Kay Sage found love in Europe. So why does death haunt her paintings?

The immaculately enigmatic “Quote-Unquote,” at Hartford’s Wadsworth Atheneum, is one of the painter’s final works.

In Europe you learn that there is no such thing as innocence (“Nothing so often betrayed could retain a shred of illusion,” wrote James Salter of Rome.) Confusingly, you may also fall in love.

That, anyway, is what happened to Kay Sage.

“Quote-Unquote,” at the Wadsworth Atheneum in Hartford, Conn., is one of the last paintings she made. Set in a gray no man’s land, made oppressive by distant haze, it has the austere beauty of an oracular riddle.

It shows … Well, what does it show? A kind of improvised screen made from panels set between tall posts. The structure resembles scaffolding and rises from a floor paved with gray slabs. Some of the panels are as flat and opaque as the slate-colored floor; others ripple with subtly colored fabrics. Over on the right, an obscured walkway leads back toward nothing (nothing visible, anyway).

It’s all intentionally enigmatic. But also terrifyingly vacant. To her great credit, Sage resisted the silliness to which her fellow surrealists succumbed. She had too much taste to populate her ashen landscapes with biomorphic blobs, phallic formations or mythical creatures. Her taste was connected (as good taste often is) to a form of existential dread. And dread is what her painting almost casually communicates.

Born in Albany, N.Y., in 1898, Sage turned 20 the year World War I ended. After studying art in Washington, she decided to continue her studies in Rome. In a letter to a friend, Sage innocently enthused from Europe that she had spent her life looking for “someone who was just as mad as I was, who could understand my fantastic imaginings.” And at last, she announced, she had found him: In 1925 (the year Benito Mussolini became Italy’s dictator) she married a minor aristocrat — a prince, no less — named Ranieri di San Faustino.

Alas, Sage parted ways with the prince 10 years later. She moved to Paris in 1937, where she entered the surrealist circle of Andre Breton. She painted in a style influenced by the haunted vacancy and broken symbolism of Giorgio de Chirico and by the grotesque dreamscapes of Yves Tanguy. Tanguy, who had previously been Peggy Guggenheim’s lover, saw her work. They fell in love. And as Europe descended into madness, the couple escaped to New York, where in 1940 they married.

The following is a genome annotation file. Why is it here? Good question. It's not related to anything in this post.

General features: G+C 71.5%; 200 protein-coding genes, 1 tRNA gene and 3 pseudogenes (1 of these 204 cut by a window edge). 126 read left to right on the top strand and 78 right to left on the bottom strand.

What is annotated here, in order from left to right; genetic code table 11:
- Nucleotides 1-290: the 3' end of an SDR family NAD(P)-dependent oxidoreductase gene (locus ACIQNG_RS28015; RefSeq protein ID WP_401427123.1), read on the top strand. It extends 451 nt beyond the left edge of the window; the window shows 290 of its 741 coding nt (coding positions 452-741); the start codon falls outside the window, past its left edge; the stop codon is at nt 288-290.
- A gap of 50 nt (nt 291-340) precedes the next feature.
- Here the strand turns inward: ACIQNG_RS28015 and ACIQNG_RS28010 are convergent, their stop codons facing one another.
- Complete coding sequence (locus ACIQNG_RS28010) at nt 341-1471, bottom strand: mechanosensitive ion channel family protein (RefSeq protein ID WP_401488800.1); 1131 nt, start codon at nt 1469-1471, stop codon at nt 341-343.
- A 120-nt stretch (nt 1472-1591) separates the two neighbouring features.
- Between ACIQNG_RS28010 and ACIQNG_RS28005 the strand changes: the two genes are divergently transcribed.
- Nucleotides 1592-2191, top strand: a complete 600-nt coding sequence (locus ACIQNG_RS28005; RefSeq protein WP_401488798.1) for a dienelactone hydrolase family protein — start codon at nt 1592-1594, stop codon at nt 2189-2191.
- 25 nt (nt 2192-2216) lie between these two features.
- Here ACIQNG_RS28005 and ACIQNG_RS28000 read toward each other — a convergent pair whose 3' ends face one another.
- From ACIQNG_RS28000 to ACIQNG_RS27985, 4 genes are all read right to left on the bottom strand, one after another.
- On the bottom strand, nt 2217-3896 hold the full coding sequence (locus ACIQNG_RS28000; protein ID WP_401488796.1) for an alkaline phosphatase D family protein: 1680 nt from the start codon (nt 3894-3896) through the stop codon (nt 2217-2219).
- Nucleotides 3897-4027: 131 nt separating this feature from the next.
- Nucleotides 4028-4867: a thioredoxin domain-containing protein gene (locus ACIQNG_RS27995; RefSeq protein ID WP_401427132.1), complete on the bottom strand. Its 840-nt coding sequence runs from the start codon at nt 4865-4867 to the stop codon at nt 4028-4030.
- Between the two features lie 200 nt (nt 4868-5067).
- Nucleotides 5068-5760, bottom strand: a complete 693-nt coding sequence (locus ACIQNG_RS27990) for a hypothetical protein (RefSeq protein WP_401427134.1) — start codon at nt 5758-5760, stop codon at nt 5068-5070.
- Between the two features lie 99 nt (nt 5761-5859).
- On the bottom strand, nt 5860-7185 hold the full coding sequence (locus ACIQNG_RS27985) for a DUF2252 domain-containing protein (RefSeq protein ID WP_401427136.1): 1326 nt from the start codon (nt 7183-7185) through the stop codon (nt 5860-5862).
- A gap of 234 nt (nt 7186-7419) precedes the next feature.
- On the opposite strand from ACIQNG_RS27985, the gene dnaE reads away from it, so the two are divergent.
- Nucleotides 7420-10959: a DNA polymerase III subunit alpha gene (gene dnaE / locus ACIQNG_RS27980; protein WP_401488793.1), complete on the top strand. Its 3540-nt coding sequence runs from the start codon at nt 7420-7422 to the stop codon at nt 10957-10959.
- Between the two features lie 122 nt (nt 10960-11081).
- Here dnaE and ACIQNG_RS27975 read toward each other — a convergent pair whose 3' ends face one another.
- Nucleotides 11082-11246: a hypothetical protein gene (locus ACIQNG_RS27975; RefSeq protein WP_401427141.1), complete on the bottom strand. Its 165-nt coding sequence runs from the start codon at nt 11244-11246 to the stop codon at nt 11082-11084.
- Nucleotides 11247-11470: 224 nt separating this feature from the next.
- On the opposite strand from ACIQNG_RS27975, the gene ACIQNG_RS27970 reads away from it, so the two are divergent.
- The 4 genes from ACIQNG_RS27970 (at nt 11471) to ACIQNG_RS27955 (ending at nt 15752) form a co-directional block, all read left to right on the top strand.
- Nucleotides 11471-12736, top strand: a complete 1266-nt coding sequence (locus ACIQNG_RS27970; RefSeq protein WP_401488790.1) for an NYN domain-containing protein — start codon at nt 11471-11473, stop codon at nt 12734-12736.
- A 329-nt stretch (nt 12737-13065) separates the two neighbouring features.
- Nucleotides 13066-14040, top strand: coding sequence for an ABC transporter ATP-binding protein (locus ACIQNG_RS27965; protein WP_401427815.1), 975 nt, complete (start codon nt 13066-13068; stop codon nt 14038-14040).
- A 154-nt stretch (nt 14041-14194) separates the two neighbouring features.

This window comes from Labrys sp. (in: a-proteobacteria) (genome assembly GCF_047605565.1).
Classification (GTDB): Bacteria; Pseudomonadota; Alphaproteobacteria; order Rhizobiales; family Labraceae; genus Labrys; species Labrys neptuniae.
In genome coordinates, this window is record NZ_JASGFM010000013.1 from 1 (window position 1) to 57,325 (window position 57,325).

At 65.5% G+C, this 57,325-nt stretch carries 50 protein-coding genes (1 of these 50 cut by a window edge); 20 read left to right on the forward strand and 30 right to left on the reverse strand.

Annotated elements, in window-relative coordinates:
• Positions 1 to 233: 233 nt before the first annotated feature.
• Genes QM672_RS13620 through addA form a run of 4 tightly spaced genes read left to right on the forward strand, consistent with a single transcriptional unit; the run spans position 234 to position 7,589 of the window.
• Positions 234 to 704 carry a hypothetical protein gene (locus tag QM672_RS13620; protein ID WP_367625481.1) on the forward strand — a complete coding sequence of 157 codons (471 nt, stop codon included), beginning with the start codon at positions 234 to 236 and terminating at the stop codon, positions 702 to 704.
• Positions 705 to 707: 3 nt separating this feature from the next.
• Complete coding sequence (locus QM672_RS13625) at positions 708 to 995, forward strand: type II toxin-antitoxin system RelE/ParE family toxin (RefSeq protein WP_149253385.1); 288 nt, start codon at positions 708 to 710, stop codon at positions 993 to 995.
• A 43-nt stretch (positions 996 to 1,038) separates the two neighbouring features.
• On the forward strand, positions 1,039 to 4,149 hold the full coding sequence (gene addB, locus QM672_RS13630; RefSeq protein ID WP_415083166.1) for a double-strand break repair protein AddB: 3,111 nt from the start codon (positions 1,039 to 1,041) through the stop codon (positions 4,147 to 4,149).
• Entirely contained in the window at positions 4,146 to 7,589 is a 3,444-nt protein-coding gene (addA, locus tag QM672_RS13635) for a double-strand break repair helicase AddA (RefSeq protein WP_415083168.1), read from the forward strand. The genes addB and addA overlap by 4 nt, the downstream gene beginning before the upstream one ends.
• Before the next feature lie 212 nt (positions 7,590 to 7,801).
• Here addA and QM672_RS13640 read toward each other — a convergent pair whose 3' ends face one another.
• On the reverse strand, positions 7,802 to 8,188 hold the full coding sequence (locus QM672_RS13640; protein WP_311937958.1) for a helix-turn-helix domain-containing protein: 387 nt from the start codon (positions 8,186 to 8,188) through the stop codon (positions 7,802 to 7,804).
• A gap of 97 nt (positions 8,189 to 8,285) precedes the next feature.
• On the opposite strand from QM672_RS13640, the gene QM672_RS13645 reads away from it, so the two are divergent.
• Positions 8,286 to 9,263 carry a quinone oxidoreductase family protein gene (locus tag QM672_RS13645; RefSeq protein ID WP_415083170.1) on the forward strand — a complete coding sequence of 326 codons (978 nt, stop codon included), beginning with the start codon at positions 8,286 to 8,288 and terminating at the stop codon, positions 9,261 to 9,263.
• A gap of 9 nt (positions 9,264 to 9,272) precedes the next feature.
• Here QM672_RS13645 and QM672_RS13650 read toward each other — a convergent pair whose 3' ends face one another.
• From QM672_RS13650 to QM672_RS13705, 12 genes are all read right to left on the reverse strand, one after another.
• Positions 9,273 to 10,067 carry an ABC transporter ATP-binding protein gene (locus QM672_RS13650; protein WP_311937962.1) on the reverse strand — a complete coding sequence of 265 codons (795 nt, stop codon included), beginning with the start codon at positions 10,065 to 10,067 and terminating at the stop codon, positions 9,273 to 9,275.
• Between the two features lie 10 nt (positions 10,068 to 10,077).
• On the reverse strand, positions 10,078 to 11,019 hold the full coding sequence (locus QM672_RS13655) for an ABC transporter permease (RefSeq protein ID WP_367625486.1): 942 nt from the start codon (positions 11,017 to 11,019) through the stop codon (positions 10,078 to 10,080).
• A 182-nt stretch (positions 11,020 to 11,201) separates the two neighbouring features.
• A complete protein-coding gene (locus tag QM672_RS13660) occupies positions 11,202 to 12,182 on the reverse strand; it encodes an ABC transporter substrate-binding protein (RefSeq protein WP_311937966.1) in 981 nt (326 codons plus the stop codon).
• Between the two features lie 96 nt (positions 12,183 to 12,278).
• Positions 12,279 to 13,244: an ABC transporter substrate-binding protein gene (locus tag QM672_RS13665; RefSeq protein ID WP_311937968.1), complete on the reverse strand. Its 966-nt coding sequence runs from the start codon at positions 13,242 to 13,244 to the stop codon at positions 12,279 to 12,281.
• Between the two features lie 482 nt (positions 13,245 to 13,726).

They moved to Woodbury, Conn., the following year. In summer, Woodbury is bewitchingly green. So it’s safe to say that the desert-like mirages Sage depicted in her paintings were not inspired by the local landscape. They come from somewhere deeper — somewhere silent and death-haunted.

“Innocence ends,” wrote Joan Didion, “when one is stripped of the delusion that one likes oneself.” Whether Sage had ceased to like herself, it’s safe to say that by the late 1950s, she no longer believed in innocence. Or in Europe.

She had once been an innocent abroad (in Mark Twain’s phrase), an American who had fallen in love first with an Italian prince and then a French surrealist. Europe had proceeded to implode. Sage made “Quote-Unquote” three years after Tanguy died, at 55, of a stroke. His disappearance from her life plunged her into a melancholy made worse by the fact that her eyesight was failing.

Soon after finishing “Quote-Unquote,” in her 60th year, she realized she could paint no more. Instead, she made collages and wrote poetry (she published four volumes between 1957 and 1962), all while undergoing a series of eye operations. And in 1963 — that seemingly innocent year when the Beatles released “Love Me Do,” “All My Loving” and “Do You Want to Know a Secret?” — she shot herself in the heart.

Quote-Unquote, 1958
Kay Sage (b.1898). At Wadsworth Atheneum Museum of Art.

Great Works, In Focus

A series featuring art critic Sebastian Smee’s favorite works in permanent collections around the United States. “They are things that move me. Part of the fun is trying to figure out why.”

Photo editing and research by Kelsey Ables. Design and development by Joanne Lee, Leo Dominguez and Junne Alcantara.

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Sebastian Smee is a Pulitzer Prize-winning art critic at The Washington Post and the author of “The Art of Rivalry: Four Friendships, Betrayals and Breakthroughs in Modern Art." He has worked at the Boston Globe, and in London and Sydney for the Daily Telegraph (U.K.), the Guardian, the Spectator, and the Sydney Morning Herald.